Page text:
• The base_fee derived from the base weight covers inclusion overhead like signature verification.
  • The length_fee is a per-byte fee that is multiplied by the length of the encoded extrinsic.
  • The weight_fee fee is calculated using two parameters:

    The ExtrinsicBaseWeight that is declared in the runtime and applies to all extrinsics.

    The #[pallet::weight] annotation that accounts for an extrinsic's complexity.

To convert the weight to Currency, the runtime must define a WeightToFee struct that implements a conversion function, Convert<Weight,Balance>.

Note that the extrinsic sender is charged the inclusion fee before the extrinsic is invoked. The fee is deducted from the sender's balance even if the transaction fails upon execution.

Accounts with an insufficient balance

If an account does not have a sufficient balance to pay the inclusion fee and remain alive—that is, enough to pay the inclusion fee and maintain the minimum existential deposit—then you should ensure the transaction is cancelled so that no fee is deducted and the transaction does not begin execution.

Substrate does not enforce this rollback behavior. However, this scenario would be a rare occurrence because the transaction queue and block-making logic perform checks to prevent it before adding an extrinsic to a block.

Fee multiplier

The inclusion fee formula always results in the same fee for the same input. However, weight can be dynamic and—based on how WeightToFee is defined—the final fee can include some degree of variability.

To account for this variability, the Transaction Payment pallet provides the FeeMultiplierUpdate configurable parameter.

The default update function is inspired by the Polkadot network and implements a targeted adjustment in which a target saturation level of block weight is defined. If the previous block is more saturated, then the fees are slightly increased. Similarly, if the previous block has fewer transactions than the target, fees are decreased by a small amount. For more information about fee multiplier adjustments, see the Web3 research page.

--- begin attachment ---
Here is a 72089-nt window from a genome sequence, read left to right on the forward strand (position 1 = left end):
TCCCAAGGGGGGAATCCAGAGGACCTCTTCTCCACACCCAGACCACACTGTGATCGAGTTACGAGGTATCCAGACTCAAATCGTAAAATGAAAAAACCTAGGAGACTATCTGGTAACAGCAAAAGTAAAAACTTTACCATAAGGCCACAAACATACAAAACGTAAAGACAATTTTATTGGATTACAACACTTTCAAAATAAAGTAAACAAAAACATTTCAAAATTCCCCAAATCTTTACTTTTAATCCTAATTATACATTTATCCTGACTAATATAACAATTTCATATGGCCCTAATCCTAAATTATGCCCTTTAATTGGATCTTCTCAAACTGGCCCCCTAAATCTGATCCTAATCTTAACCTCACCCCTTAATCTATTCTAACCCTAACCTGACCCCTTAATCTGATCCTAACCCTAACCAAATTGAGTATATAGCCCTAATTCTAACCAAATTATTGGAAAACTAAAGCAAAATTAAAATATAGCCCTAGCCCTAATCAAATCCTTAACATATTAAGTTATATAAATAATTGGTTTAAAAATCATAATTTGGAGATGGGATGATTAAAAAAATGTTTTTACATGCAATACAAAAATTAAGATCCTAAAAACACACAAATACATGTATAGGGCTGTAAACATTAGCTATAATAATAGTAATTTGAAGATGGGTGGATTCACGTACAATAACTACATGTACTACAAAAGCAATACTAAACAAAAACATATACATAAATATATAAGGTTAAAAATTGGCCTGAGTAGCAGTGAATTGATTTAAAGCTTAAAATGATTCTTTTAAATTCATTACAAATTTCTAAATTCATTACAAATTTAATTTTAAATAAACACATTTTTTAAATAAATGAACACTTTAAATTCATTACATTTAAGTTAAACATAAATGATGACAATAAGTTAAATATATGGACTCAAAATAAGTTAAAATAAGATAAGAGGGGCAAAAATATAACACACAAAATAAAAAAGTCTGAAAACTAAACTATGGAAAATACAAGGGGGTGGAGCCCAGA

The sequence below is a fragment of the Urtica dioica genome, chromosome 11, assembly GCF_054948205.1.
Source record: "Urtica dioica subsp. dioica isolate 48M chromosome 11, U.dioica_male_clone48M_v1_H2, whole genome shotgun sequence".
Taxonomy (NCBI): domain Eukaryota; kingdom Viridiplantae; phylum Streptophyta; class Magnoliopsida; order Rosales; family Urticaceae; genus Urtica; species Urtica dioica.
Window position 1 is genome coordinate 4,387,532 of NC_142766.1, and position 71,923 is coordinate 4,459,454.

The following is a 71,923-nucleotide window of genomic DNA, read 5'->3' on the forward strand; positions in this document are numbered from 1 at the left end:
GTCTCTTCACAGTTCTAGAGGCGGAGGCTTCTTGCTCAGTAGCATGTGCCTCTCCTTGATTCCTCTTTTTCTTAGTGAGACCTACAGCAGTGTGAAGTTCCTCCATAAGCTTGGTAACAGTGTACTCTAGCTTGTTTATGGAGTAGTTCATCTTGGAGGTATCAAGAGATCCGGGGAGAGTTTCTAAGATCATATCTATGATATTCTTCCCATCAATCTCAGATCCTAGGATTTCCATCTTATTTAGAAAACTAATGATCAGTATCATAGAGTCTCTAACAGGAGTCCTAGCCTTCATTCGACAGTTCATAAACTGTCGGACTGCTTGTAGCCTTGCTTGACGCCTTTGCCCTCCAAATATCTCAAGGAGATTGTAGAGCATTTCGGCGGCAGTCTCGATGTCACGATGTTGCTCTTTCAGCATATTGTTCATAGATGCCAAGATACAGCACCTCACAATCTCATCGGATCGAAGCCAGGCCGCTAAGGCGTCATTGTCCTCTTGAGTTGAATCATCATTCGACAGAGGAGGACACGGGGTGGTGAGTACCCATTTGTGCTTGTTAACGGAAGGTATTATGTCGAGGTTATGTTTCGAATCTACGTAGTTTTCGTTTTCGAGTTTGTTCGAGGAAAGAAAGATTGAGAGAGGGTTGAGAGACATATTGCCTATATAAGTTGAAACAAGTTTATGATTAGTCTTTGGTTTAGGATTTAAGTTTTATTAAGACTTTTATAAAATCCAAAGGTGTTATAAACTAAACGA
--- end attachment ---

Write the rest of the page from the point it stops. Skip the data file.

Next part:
Transactions with special requirements

Inclusion fees must be computable prior to execution, and therefore can only represent fixed logic. Some transactions warrant limiting resources with other strategies. For example:

  • Bonds are a type of fee that might be returned or slashed after some on-chain event.

    For example, you might want to require users to place a bond to participate in a vote. The bond might then be returned at the end of the referendum or slashed if the voter attempted malicious behavior.

  • Deposits are fees that might be returned later.

    For example, you might require users to pay a deposit to execute an operation that uses storage. If a subsequent operation frees up storage, the user's deposit could be returned.

  • Burn operations are used to pay for a transaction based on its internal logic.

    For example, a transaction might burn funds from the sender if the transaction creates new storage items to pay for the increased the state size.

  • Limits enable you to enforce constant or configurable limits on certain operations.

    For example, the default Staking pallet only allows nominators to nominate 16 validators to limit the complexity of the validator election process.

It is important to note that if you query the chain for a transaction fee, it only returns the inclusion fee.

Default weight annotations

All dispatchable functions in Substrate must specify a weight. The way of doing that is using the annotation-based system that lets you combine fixed values for database read/write weight and/or fixed values based on benchmarks. The most basic example would look like this:

#[pallet::weight(100_000)]
fn my_dispatchable() {
    // ...
}

Note that the ExtrinsicBaseWeight is automatically added to the declared weight to account for the costs of simply including an empty extrinsic into a block.

Weights and database read/write operations

To make weight annotations independent of the deployed database backend, they are defined as a constant and then used in the annotations when expressing database accesses performed by the dispatchable:

#[pallet::weight(T::DbWeight::get().reads_writes(1, 2) + 20_000)]
fn my_dispatchable() {
    // ...
}